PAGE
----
It has long been the general rule and understanding that “an appeal reviews the correctness of a judgment as of the time of its rendition, upon a record of matters which were before the trial court for its consideration.” (In re James V. (1979) 90 Cal.App.3d 300, 304, 153 Cal. Rptr. 334.) This rule reflects an “essential distinction between the trial and the appellate court … that it is the province of the trial court to decide questions of fact and of the appellate court to decide questions of law….” (Tupman v. Haberkern (1929) 208 Cal. 256, 262-263, 280 P. 970.) The rule promotes the orderly settling of factual questions and disputes in the trial court, provides a meaningful record for review, and serves to avoid prolonged delays on appeal. ” In this instance Justice Richli was bound to review the correctness of the judgment as of the time of its rendition upon a record of matters which were before the trial court for its consideration. Justice Richly has no authority to allege insulting alleged circumstances not raised at the trial court level, revealing a subjective standard allocated towards appellant that has no relevance to the actual appeal, in contrast to the objective merit standard mandated by In re Marriage of Flaherty, (1982) 646 P. 2d 179.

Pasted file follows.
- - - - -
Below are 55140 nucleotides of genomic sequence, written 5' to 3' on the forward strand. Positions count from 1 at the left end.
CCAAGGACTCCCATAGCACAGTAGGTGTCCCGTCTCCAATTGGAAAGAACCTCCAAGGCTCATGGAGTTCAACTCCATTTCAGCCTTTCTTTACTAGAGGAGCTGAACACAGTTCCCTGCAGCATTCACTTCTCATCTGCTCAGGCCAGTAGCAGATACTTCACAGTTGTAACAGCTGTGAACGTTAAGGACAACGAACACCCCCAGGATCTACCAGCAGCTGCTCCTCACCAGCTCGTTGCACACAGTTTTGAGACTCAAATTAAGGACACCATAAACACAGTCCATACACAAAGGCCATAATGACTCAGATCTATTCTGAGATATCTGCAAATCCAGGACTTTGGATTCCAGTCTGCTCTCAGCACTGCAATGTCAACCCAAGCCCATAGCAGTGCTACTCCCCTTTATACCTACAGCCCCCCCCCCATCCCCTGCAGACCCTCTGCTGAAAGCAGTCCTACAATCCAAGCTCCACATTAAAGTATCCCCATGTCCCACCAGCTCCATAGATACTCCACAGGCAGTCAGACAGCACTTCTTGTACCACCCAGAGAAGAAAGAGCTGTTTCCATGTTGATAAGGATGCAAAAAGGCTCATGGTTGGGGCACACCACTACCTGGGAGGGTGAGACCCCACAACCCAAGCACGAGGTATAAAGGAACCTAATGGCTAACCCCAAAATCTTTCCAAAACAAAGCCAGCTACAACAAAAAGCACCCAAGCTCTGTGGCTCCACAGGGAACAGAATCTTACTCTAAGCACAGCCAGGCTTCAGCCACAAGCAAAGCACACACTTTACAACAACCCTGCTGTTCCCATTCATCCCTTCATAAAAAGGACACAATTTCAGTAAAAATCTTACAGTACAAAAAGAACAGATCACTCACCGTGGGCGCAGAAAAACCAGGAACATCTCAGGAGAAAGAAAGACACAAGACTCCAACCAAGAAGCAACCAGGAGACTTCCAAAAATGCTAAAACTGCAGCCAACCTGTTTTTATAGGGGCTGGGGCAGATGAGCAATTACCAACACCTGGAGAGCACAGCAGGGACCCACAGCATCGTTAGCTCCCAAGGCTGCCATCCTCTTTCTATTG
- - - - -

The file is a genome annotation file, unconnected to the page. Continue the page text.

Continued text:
Appellant had filed an application to vacate the prefiling in the trial court in case xxxxxx. Judge Cope granted and denied Appellant’s application for an order to vacate the prefiling order on 3/12/2014 (exhibit 1 and 2 application for appeal case xxxxx). Pursuant to Civil code of procedure § 391.8. (a) A vexatious litigant subject to a prefiling order under section 391.7 may file an application to vacate the prefiling order and remove his or her name from the Judicial Council’s list of vexatious litigants subject to prefiling orders. The application for an order shall be filed in the court that entered the prefiling order, either in the action in which the prefiling order was entered or in conjunction with a request to the presiding justice or presiding judge to file new litigation under Section 391.7. The application shall be made before the justice or judge who entered the order, if that justice or judge is available. If that justice or judge who entered the order is not available, the application shall be made before the presiding justice or presiding judge, or his or her designee.